We'll Meet Again
After famous actress Natalie Raines is found in her home, dying from a gunshot wound, police immediately suspect her theatrical agent and jealous soon-to-be-ex-husband, Gregg Aldrich. But no charges are brought against him until two years later, when a career criminal suddenly claims Aldrich had tried to hire him to kill her.
The case is a plum assignment for attractive thirty-two-year-old assistant prosecutor Emily Wallace. She spends long hours preparing for the trial, and unaware of a seemingly well-meaning neighbor’s violent past, gives him a key to her home to care for her dog.
The high-profile trial makes headlines, threatening to reveal personal matters about Emily, such as the fact that she had a heart transplant— especially when she experiences eerie sentiments that defy all reason and continue even after the jury decides Gregg Aldrich’s fate.
But little does she know, now her own life is at risk. . . .
Mary Higgins Clark, Queen of Suspense
Read an Excerpt
Gus Brandt, executive producer for the NAF Cable Network, looked up from his desk at 30 Rockefeller Plaza in Manhattan. Fran Simmons, whom he'd recently hired as an investigative reporter for the six o'clock news hour and for regular assignments to his hot new True Crime program, had just entered his office.
"The word's in," he said excitedly. "Molly Carpenter Lasch is being paroled from prison. She gets out next week."
"She did get parole!" Fran exclaimed. "I'm so glad."
"I wasn't sure you'd remember the case. You were living in California six years ago. Do you know much about... see more
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Book Cover Image (jpg): We'll Meet Again
Mass Market Paperback 9780671004569(1.8 MB)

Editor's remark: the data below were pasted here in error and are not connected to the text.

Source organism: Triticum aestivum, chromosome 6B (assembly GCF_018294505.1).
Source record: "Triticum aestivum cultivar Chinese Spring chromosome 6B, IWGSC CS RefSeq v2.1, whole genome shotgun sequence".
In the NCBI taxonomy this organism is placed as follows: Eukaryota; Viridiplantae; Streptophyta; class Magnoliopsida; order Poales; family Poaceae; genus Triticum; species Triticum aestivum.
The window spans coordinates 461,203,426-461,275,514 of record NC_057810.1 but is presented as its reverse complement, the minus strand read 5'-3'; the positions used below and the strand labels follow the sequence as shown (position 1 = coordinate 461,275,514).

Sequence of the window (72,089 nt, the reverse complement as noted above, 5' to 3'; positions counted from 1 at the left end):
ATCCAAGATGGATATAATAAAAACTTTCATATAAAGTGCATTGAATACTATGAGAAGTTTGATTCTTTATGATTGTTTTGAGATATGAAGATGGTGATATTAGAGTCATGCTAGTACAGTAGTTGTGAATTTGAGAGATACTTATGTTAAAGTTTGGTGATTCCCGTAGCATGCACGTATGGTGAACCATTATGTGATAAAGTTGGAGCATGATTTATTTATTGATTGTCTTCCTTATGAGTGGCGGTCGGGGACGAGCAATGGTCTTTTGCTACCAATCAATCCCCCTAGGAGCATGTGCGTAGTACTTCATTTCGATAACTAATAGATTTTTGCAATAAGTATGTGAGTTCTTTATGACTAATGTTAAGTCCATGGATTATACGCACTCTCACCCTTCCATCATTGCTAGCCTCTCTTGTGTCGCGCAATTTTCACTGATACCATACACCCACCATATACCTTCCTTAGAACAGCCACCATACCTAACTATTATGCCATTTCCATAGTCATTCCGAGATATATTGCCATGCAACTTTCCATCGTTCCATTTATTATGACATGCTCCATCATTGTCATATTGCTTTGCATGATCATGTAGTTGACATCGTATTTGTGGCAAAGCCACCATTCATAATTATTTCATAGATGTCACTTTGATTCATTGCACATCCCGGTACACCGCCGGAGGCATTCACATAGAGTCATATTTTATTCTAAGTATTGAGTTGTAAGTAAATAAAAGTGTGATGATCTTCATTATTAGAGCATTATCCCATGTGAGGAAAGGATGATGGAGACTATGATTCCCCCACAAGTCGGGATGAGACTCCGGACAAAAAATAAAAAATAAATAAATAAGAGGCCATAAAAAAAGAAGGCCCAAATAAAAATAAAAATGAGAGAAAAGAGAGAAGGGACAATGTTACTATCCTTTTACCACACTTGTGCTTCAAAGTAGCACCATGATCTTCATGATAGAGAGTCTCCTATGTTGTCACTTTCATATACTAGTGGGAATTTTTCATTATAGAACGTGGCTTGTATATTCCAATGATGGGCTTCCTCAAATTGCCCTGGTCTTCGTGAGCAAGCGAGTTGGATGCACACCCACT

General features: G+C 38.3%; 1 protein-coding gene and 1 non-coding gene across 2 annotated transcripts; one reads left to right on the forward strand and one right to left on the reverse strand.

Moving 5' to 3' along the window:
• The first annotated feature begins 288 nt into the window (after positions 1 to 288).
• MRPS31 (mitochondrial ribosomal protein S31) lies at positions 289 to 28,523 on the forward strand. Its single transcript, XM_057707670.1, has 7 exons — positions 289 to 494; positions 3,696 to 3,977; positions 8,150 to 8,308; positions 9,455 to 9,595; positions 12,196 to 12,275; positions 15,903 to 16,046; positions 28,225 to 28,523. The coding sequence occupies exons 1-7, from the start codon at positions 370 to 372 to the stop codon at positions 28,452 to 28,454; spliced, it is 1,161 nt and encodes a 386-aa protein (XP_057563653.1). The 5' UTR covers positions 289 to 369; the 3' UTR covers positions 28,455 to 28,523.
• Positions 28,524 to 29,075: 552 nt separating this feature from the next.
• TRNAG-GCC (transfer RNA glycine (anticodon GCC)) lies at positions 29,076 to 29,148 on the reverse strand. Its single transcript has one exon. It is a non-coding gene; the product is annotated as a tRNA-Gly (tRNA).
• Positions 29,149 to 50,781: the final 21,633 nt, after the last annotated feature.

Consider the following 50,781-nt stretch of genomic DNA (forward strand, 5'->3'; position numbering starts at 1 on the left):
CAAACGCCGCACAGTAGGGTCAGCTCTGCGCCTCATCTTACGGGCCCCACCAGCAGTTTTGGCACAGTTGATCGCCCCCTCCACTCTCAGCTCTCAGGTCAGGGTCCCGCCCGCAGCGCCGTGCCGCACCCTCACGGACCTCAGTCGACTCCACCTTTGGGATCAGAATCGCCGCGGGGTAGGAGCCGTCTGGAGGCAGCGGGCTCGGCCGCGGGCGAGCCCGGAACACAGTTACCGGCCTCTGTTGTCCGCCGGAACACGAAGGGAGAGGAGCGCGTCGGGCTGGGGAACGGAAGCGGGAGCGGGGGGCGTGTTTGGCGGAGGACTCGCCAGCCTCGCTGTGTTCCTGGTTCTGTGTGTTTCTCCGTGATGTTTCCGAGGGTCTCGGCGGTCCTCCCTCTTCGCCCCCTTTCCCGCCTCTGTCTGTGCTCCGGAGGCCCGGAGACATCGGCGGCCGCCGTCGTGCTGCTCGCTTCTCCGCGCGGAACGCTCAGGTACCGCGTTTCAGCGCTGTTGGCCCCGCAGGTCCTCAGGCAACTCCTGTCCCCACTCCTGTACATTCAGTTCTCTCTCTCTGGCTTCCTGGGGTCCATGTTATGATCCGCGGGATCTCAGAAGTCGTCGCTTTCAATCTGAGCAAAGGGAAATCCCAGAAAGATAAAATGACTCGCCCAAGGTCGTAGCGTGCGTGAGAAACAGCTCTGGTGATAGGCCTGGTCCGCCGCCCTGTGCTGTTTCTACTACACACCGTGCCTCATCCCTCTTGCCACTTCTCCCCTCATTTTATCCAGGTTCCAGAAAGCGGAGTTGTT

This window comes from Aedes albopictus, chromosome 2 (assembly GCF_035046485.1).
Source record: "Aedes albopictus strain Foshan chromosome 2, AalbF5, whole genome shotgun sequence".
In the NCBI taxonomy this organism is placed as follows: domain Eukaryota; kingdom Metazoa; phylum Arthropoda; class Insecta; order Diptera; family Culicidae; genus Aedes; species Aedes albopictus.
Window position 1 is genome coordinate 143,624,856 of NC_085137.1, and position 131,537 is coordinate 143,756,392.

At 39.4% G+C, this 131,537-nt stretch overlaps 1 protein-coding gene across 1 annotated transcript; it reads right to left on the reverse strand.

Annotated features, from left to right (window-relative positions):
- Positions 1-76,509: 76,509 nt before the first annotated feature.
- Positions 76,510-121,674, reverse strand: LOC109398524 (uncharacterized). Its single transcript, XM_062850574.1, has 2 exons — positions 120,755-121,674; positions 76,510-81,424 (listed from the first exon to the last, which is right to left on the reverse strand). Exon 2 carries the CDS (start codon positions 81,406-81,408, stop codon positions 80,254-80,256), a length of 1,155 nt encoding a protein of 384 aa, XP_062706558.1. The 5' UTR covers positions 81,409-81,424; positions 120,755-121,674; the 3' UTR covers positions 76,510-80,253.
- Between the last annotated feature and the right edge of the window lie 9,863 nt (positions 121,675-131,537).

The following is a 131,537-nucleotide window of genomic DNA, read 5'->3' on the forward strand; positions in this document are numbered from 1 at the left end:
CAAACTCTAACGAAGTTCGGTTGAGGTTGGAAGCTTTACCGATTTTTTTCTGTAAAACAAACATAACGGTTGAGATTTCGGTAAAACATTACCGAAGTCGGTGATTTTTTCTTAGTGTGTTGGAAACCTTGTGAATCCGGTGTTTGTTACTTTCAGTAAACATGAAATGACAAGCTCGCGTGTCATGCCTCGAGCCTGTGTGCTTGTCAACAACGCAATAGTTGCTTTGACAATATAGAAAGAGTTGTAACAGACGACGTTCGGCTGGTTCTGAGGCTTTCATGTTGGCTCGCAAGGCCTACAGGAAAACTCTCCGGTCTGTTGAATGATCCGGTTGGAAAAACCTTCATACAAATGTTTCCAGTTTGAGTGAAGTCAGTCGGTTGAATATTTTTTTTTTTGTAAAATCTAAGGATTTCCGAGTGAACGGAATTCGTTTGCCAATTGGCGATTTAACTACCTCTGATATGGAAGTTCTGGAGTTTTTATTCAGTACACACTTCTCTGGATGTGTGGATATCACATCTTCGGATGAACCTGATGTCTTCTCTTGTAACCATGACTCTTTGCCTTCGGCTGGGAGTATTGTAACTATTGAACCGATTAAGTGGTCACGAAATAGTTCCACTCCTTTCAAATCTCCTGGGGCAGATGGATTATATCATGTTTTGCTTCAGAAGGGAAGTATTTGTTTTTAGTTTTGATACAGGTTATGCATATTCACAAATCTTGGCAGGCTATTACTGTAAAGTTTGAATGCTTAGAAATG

Author Photo (jpg): Mary Higgins Clark
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Reading Group Guide
QUESTIONS FOR DISCUSSION:
1) Mary Higgins Clark is wonderfully adept at using imagery to help readers create a detailed mental picture of a character. For example, Molly is described as looking like "a beautiful bird perched at the end of a branch, poised but ready at any second to take flight." (p. 15) Find and discuss another example of imagery used to fine-tune a character's external and internal identity.
2) Reread the scene in chapter eight where Fran is unpacking in her new apartment, and compare it to Molly's "homecoming" to Greenwich. How does each woman's different situation affect the way she handles the transition into her new life: the way she acts, thinks, feels, and even eats.
3) Molly's conviction in Gary's murder was originally due in large part to a rush to judge by the police, anxious to close their investigation. Do you think that police are often so anxious to solve a case that they zero in too quickly on one suspect? Do you think the police would have been able to spot the actual killer had they not assumed so quickly that Molly was guilty?
4) Discuss Fran's role as a reporter versus her role as Molly's friend. Does this "conflict of interest" compromise the integrity of Fran's reporting -- or does it spur her on to investigate even harder? Does a reporter who grows too close to her subject have an ethical responsibility to remove herself from the story?
5) One of the major clues in the myste see more